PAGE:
Historically, it has been thought that caffeine consumption resulted in a diuretic effect, and thus could not be contributed to hydration status. I remember when I went to uni it was recommended to consume an extra 1.5 cups of water for every cup of coffee!
A recent study has debunked these thoughts. A group of 50 men who habitually consumed between 3-6 cups of coffee per day were assessed for hydration status when consuming either coffee or water each over a period of 3 days. Hydration was measured using total body water and urinary hydration markers, whilst plasma was analysed for caffeine to confirm compliance; each person was provided with 4mg/kg of caffeine in 200mL water to consume per day for the caffeine consumption arm of the trial. This was replaced with just water for the other arm.
What were the findings? No significant difference in body mass or hydration status.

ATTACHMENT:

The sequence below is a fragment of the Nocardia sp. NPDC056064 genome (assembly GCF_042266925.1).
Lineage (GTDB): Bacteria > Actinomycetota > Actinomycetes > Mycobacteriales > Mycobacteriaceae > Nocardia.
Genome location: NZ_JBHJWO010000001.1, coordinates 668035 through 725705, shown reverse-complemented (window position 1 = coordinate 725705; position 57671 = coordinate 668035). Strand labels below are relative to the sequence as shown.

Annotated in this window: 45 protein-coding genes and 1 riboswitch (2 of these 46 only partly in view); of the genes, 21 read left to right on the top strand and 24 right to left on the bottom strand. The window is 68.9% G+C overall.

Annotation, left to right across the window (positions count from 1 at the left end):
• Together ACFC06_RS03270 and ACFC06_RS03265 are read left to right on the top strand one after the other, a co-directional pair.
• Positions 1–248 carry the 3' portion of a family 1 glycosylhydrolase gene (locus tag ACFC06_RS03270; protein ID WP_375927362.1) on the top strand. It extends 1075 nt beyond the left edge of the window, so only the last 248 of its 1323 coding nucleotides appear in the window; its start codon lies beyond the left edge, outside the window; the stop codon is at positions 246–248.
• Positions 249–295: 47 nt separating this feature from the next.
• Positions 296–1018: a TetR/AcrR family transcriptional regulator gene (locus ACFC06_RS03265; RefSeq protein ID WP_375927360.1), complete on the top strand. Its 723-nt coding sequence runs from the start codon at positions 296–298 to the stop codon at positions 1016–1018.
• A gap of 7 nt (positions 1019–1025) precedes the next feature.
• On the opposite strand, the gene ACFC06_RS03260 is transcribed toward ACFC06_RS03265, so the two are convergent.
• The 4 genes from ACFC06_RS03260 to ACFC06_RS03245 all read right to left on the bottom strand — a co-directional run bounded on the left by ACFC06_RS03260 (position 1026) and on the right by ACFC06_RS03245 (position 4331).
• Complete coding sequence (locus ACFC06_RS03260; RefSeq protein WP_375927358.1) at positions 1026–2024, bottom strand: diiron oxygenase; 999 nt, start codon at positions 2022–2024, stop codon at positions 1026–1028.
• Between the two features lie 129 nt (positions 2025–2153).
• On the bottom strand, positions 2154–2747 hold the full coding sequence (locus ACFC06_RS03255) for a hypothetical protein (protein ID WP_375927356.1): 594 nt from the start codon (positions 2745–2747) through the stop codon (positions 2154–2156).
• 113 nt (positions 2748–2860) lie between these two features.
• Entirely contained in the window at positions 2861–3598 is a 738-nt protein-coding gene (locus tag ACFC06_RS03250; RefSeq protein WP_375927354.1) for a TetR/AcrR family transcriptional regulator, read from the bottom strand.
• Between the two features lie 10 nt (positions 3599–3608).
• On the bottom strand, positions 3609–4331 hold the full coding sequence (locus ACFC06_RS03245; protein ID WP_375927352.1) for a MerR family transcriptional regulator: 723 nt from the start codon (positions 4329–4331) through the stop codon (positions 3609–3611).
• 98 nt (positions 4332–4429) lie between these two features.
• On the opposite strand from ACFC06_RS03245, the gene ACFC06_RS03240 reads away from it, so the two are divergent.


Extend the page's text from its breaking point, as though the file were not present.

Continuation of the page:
What does this mean? The key finding of the study was that there was no significant difference between hydration status when caffeine had or had not been consumed, thus consumption of caffeinated beverages can be counted towards fluid intake in males who regularly consume moderate amounts of coffee. Research specific to women is still required.
Of course, excessive amounts of caffeine can have other side effects, such as sleep disturbance, nervousness and anxiety, thus, this does not mean to drink large quantities of coffee instead of water. Moderate amounts of consumption only are recommended.
How much coffee do you drink?
Chloe McLeod is a dietitian at BJC Health.
This blog focuses on diet & nutrition generally and diet & nutrition in relation to the treatment of arthritis and arthritis-related diseases. Contact us if you'd like our help in managing diet-related health issues.